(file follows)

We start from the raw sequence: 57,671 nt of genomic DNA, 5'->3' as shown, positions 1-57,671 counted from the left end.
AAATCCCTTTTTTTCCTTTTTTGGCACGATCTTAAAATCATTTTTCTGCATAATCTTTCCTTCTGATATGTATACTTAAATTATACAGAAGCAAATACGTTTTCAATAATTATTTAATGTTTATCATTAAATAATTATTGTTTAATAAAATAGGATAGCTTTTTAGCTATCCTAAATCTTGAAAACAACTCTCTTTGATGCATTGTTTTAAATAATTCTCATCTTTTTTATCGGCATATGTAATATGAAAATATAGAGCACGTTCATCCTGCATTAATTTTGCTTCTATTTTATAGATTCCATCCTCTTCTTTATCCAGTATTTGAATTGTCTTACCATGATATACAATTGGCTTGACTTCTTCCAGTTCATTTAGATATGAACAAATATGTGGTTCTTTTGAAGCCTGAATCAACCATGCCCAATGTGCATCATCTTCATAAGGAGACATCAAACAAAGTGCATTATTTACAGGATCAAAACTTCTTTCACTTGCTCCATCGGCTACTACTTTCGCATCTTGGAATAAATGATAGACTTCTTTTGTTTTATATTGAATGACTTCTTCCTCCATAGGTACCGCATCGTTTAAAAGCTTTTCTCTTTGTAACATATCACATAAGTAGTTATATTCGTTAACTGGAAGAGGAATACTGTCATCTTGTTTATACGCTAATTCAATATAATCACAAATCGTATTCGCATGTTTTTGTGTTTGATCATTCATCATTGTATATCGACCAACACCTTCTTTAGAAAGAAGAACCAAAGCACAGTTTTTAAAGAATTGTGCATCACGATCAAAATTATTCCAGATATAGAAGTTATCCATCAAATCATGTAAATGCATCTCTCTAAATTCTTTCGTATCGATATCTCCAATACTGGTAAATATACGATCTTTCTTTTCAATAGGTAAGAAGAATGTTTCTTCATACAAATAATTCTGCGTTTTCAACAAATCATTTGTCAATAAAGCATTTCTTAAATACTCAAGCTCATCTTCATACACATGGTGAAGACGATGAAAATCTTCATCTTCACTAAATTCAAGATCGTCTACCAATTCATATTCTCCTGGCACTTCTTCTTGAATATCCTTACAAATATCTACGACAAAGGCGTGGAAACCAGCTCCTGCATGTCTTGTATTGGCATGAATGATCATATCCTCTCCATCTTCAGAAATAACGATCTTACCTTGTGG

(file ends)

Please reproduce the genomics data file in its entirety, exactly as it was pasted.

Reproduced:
We start from the raw sequence: 57,671 nt of genomic DNA, 5'->3' as shown, positions 1-57,671 counted from the left end.
AAATCCCTTTTTTTCCTTTTTTGGCACGATCTTAAAATCATTTTTCTGCATAATCTTTCCTTCTGATATGTATACTTAAATTATACAGAAGCAAATACGTTTTCAATAATTATTTAATGTTTATCATTAAATAATTATTGTTTAATAAAATAGGATAGCTTTTTAGCTATCCTAAATCTTGAAAACAACTCTCTTTGATGCATTGTTTTAAATAATTCTCATCTTTTTTATCGGCATATGTAATATGAAAATATAGAGCACGTTCATCCTGCATTAATTTTGCTTCTATTTTATAGATTCCATCCTCTTCTTTATCCAGTATTTGAATTGTCTTACCATGATATACAATTGGCTTGACTTCTTCCAGTTCATTTAGATATGAACAAATATGTGGTTCTTTTGAAGCCTGAATCAACCATGCCCAATGTGCATCATCTTCATAAGGAGACATCAAACAAAGTGCATTATTTACAGGATCAAAACTTCTTTCACTTGCTCCATCGGCTACTACTTTCGCATCTTGGAATAAATGATAGACTTCTTTTGTTTTATATTGAATGACTTCTTCCTCCATAGGTACCGCATCGTTTAAAAGCTTTTCTCTTTGTAACATATCACATAAGTAGTTATATTCGTTAACTGGAAGAGGAATACTGTCATCTTGTTTATACGCTAATTCAATATAATCACAAATCGTATTCGCATGTTTTTGTGTTTGATCATTCATCATTGTATATCGACCAACACCTTCTTTAGAAAGAAGAACCAAAGCACAGTTTTTAAAGAATTGTGCATCACGATCAAAATTATTCCAGATATAGAAGTTATCCATCAAATCATGTAAATGCATCTCTCTAAATTCTTTCGTATCGATATCTCCAATACTGGTAAATATACGATCTTTCTTTTCAATAGGTAAGAAGAATGTTTCTTCATACAAATAATTCTGCGTTTTCAACAAATCATTTGTCAATAAAGCATTTCTTAAATACTCAAGCTCATCTTCATACACATGGTGAAGACGATGAAAATCTTCATCTTCACTAAATTCAAGATCGTCTACCAATTCATATTCTCCTGGCACTTCTTCTTGAATATCCTTACAAATATCTACGACAAAGGCGTGGAAACCAGCTCCTGCATGTCTTGTATTGGCATGAATGATCATATCCTCTCCATCTTCAGAAATAACGATCTTACCTTGTGG